|Town/Region||Patagonian Fiords, Archipelago de las Guaitecas, Strait of Magallanes|
|Continent||Central and Latin America|
|Date||9 May 2008|
In Chile, there is almost no information about Orca biology and ecology, so few things can be said about their current conservation status; in fact, the only information we have is based on anecdotes provided by local people. On the other hand, an increasing human activity such as fishing, aquaculture (especially salmon farms), shipping, and industrial mega-projects in the country represent a potential threat to all marine species, including the Orcas, as well as to the functioning, integrity and sustainability of the marine ecosystem. While working in marine mammal education programs through the country, I realize that the Chilean public is largely unaware that these animals even exist in their waters, and that unfortunately, there are few data available on the environmental effects in Orcas caused by fishing practices in Chilean waters. It is a reason of concern that the richest fishing grounds are also the traditional feeding grounds for Orcas. With a better understanding of historical patterns of the species in the country, and the effect of the interaction with fisheries, areas with a higher probability of finding orcas for future research and conservation plan could be determined.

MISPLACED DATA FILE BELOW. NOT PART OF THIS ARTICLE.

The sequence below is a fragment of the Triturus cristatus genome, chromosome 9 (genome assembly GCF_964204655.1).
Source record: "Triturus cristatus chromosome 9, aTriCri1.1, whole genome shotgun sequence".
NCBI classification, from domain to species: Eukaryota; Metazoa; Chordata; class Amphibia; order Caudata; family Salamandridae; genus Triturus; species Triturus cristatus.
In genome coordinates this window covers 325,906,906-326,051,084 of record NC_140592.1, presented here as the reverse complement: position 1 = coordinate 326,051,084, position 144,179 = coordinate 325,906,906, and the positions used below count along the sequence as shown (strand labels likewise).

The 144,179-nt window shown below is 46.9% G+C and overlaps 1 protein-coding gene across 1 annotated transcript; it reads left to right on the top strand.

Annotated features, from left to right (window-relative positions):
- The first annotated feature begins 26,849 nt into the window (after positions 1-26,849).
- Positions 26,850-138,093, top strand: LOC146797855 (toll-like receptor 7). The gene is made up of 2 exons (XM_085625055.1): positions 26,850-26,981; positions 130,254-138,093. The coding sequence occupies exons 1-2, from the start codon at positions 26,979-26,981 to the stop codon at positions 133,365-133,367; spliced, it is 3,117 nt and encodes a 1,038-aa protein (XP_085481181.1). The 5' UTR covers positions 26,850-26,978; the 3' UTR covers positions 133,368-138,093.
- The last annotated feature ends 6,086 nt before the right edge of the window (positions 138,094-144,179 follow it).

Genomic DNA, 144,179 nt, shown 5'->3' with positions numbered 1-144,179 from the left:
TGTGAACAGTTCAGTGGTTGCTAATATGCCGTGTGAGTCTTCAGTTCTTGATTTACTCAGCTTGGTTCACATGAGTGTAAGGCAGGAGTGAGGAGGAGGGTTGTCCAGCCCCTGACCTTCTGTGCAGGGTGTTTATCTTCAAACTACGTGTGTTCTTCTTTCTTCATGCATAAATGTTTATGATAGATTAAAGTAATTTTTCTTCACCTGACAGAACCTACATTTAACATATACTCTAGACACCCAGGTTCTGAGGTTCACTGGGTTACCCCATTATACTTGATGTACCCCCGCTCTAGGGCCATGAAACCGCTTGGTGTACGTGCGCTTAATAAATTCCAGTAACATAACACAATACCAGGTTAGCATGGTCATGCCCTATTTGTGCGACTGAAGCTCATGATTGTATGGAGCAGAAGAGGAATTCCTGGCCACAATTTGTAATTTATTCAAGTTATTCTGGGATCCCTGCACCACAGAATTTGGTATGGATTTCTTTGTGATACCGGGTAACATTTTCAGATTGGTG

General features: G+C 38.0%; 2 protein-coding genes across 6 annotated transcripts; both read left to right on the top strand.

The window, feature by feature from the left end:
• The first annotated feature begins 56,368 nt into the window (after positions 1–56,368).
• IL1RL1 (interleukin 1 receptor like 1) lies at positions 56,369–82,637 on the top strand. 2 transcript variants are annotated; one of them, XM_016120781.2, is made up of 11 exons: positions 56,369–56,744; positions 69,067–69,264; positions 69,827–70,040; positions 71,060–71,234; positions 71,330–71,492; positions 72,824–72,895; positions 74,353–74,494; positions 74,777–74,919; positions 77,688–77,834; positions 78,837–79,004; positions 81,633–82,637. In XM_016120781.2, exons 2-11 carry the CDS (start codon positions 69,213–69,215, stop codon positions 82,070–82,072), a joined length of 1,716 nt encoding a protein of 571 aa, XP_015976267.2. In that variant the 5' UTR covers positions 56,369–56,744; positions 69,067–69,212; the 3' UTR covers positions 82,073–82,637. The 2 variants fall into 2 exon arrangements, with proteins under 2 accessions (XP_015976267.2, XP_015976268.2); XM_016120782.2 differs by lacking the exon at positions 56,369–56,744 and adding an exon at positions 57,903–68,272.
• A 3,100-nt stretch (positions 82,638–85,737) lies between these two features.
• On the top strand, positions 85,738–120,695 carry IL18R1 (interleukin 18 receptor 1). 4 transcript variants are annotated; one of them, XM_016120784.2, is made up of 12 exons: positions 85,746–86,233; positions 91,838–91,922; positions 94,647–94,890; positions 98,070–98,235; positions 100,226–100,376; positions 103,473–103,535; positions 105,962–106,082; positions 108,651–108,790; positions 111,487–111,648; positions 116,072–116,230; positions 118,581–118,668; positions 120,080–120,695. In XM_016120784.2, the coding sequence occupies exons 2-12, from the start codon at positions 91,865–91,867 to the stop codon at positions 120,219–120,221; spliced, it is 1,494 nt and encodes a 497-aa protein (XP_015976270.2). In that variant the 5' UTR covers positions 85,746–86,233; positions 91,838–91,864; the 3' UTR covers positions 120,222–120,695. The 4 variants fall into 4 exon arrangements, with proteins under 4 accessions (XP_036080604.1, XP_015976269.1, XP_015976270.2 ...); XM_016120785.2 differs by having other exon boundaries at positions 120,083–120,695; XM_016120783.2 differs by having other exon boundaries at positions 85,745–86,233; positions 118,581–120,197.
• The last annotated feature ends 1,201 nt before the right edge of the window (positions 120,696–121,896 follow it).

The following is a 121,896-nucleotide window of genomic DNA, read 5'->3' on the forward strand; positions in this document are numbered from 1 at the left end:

Orcas, as “umbrella” specie, are indicators of the health of our marine environment. If this predator is removed, dramatic changes will result in diversity and population densities of all the community. Their place at the top of marine food has made them become particularly vulnerable to contaminants and the "predator control policy" is an incentive for killing them. Orcas are suffering the loss of their critical habitat, due to the exponential increase in human activities and associated pollution. Our major concern with their conservation in Chile relies in the extreme importance for industrial fisheries, where Chilean Patagonia is currently one of the most important regions for salmon production/farming in the world. To determine a sustainable way for salmon farms, fisheries and other human activities that interact with the orcas, we first need to establish a historical baseline that will allow us to change public perception of orcas and raise awareness to protect this “sentinel” species. By increasing public and local knowledge and understanding of the species, a positive future may exist for orca/fishermen and salmon farms relationships. This is fundamental for the correct management decisions to ensure the welfare and survival of Orcas and the other species of their ecosystem.
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